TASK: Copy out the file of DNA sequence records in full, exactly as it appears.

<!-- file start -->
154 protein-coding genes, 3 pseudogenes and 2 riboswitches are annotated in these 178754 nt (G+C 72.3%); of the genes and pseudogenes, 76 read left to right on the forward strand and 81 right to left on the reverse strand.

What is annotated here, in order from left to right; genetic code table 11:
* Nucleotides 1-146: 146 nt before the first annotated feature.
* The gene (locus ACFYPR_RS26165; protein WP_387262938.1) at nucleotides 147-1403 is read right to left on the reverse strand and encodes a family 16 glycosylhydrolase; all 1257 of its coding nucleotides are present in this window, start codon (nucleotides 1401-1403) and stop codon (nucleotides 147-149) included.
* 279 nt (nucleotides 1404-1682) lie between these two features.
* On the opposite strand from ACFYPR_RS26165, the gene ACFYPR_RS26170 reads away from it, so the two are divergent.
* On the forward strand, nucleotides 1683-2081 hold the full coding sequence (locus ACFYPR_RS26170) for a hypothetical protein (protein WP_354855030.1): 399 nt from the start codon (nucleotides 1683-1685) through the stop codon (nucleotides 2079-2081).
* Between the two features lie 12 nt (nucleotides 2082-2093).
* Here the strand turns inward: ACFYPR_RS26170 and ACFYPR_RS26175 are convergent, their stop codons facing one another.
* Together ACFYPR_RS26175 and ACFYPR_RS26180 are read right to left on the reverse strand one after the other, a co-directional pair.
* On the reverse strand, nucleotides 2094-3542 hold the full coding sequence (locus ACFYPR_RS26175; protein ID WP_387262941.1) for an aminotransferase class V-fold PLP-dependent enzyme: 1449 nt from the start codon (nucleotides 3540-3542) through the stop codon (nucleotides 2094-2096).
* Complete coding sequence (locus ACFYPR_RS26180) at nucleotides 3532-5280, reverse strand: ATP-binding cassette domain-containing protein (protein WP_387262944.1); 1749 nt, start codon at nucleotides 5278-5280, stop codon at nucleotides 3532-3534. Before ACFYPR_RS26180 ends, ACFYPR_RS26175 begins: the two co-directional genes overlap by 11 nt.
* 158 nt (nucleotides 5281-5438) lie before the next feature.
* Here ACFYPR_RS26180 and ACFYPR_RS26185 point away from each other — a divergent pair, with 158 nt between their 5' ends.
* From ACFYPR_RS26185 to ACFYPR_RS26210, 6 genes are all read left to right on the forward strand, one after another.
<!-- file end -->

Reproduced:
154 protein-coding genes, 3 pseudogenes and 2 riboswitches are annotated in these 178754 nt (G+C 72.3%); of the genes and pseudogenes, 76 read left to right on the forward strand and 81 right to left on the reverse strand.

What is annotated here, in order from left to right; genetic code table 11:
* Nucleotides 1-146: 146 nt before the first annotated feature.
* The gene (locus ACFYPR_RS26165; protein WP_387262938.1) at nucleotides 147-1403 is read right to left on the reverse strand and encodes a family 16 glycosylhydrolase; all 1257 of its coding nucleotides are present in this window, start codon (nucleotides 1401-1403) and stop codon (nucleotides 147-149) included.
* 279 nt (nucleotides 1404-1682) lie between these two features.
* On the opposite strand from ACFYPR_RS26165, the gene ACFYPR_RS26170 reads away from it, so the two are divergent.
* On the forward strand, nucleotides 1683-2081 hold the full coding sequence (locus ACFYPR_RS26170) for a hypothetical protein (protein WP_354855030.1): 399 nt from the start codon (nucleotides 1683-1685) through the stop codon (nucleotides 2079-2081).
* Between the two features lie 12 nt (nucleotides 2082-2093).
* Here the strand turns inward: ACFYPR_RS26170 and ACFYPR_RS26175 are convergent, their stop codons facing one another.
* Together ACFYPR_RS26175 and ACFYPR_RS26180 are read right to left on the reverse strand one after the other, a co-directional pair.
* On the reverse strand, nucleotides 2094-3542 hold the full coding sequence (locus ACFYPR_RS26175; protein ID WP_387262941.1) for an aminotransferase class V-fold PLP-dependent enzyme: 1449 nt from the start codon (nucleotides 3540-3542) through the stop codon (nucleotides 2094-2096).
* Complete coding sequence (locus ACFYPR_RS26180) at nucleotides 3532-5280, reverse strand: ATP-binding cassette domain-containing protein (protein WP_387262944.1); 1749 nt, start codon at nucleotides 5278-5280, stop codon at nucleotides 3532-3534. Before ACFYPR_RS26180 ends, ACFYPR_RS26175 begins: the two co-directional genes overlap by 11 nt.
* 158 nt (nucleotides 5281-5438) lie before the next feature.
* Here ACFYPR_RS26180 and ACFYPR_RS26185 point away from each other — a divergent pair, with 158 nt between their 5' ends.
* From ACFYPR_RS26185 to ACFYPR_RS26210, 6 genes are all read left to right on the forward strand, one after another.